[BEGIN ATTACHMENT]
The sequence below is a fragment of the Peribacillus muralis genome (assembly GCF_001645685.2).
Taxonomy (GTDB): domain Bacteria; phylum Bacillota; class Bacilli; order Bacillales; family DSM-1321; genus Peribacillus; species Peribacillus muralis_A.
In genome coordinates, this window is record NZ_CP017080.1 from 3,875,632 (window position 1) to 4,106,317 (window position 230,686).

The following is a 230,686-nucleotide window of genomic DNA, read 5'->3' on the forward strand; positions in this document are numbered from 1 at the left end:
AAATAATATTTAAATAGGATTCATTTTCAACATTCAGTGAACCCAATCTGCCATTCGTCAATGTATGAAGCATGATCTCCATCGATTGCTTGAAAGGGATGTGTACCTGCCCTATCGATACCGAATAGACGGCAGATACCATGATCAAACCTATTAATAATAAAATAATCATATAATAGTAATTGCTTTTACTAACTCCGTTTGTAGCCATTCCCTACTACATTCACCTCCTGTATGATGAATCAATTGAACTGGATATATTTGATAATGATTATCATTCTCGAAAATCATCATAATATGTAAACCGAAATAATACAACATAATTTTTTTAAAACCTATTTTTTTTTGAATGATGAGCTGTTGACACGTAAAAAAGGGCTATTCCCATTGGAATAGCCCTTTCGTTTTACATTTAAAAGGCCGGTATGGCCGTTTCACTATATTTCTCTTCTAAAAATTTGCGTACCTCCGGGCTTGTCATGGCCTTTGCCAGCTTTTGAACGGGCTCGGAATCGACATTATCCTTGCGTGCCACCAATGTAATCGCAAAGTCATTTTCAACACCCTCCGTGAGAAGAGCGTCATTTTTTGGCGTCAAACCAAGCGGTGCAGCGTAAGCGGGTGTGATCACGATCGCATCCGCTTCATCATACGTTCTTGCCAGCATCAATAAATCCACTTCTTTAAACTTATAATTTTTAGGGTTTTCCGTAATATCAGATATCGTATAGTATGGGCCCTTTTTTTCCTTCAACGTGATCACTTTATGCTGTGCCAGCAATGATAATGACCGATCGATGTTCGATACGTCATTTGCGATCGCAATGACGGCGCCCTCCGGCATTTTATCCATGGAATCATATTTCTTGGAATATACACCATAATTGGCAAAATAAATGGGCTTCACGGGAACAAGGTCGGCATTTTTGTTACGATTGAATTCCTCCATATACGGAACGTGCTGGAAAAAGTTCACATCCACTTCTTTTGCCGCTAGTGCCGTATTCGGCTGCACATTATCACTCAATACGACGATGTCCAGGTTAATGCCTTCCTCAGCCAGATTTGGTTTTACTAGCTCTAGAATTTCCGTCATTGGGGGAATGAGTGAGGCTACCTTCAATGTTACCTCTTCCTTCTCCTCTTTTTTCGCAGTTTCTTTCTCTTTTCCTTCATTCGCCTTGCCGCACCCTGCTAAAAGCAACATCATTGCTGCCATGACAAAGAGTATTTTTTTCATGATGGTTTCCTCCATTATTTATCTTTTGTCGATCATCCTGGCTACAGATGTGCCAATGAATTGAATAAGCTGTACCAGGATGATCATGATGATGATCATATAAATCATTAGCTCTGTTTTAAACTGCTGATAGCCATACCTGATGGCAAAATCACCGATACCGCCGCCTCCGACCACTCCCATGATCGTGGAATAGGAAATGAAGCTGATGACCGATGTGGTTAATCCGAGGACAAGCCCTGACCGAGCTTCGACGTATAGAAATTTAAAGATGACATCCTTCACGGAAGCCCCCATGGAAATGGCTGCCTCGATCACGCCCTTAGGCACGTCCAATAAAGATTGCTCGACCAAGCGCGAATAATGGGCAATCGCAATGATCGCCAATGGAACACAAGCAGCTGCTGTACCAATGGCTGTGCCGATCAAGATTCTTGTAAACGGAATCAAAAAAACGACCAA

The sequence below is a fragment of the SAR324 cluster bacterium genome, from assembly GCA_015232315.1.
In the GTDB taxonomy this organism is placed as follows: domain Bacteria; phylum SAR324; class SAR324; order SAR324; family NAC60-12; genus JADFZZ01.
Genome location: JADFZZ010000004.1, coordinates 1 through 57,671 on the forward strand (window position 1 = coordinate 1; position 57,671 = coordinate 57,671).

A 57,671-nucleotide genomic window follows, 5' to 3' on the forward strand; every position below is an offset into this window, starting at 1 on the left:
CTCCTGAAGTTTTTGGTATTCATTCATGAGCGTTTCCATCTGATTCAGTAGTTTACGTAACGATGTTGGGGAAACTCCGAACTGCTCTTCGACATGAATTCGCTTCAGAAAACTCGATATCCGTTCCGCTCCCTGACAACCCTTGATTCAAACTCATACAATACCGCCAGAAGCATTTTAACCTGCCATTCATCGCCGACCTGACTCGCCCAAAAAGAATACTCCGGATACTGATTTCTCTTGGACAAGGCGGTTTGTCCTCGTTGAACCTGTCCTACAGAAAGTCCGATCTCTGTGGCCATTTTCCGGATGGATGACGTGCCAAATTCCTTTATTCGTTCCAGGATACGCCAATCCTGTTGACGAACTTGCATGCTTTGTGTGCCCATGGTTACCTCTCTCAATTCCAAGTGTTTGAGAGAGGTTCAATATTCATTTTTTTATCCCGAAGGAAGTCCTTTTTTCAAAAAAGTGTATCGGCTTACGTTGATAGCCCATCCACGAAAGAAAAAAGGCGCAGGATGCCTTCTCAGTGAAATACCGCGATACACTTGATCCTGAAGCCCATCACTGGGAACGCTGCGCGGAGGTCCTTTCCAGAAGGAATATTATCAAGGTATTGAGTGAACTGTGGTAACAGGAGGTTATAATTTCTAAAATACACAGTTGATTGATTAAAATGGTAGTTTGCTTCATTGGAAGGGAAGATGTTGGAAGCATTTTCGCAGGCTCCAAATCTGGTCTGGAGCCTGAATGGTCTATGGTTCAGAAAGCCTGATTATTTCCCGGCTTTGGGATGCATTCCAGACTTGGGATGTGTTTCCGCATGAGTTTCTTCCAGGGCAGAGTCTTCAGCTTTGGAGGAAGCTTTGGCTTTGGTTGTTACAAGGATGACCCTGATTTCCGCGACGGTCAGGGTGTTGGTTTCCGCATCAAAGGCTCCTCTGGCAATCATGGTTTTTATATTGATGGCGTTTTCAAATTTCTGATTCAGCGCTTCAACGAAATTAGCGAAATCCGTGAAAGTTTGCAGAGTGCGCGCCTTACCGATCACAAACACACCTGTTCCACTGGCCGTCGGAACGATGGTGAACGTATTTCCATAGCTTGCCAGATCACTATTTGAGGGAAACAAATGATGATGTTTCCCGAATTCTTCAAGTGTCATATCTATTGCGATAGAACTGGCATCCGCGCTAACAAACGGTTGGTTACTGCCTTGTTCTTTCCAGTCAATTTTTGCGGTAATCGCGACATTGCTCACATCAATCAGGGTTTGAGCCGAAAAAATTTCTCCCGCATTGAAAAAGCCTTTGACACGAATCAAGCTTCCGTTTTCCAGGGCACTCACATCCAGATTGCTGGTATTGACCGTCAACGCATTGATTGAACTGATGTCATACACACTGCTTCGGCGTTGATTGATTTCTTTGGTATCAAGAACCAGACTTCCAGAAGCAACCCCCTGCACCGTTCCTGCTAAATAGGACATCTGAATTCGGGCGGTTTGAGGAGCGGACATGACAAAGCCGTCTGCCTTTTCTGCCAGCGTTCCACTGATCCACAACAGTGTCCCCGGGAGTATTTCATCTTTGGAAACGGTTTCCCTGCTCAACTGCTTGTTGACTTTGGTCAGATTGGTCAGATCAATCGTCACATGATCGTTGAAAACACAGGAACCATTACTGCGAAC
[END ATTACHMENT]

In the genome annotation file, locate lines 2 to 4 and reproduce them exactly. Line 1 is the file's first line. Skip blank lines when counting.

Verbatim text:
Taxonomy (GTDB): domain Bacteria; phylum Bacillota; class Bacilli; order Bacillales; family DSM-1321; genus Peribacillus; species Peribacillus muralis_A.
In genome coordinates, this window is record NZ_CP017080.1 from 3,875,632 (window position 1) to 4,106,317 (window position 230,686).

The following is a 230,686-nucleotide window of genomic DNA, read 5'->3' on the forward strand; positions in this document are numbered from 1 at the left end: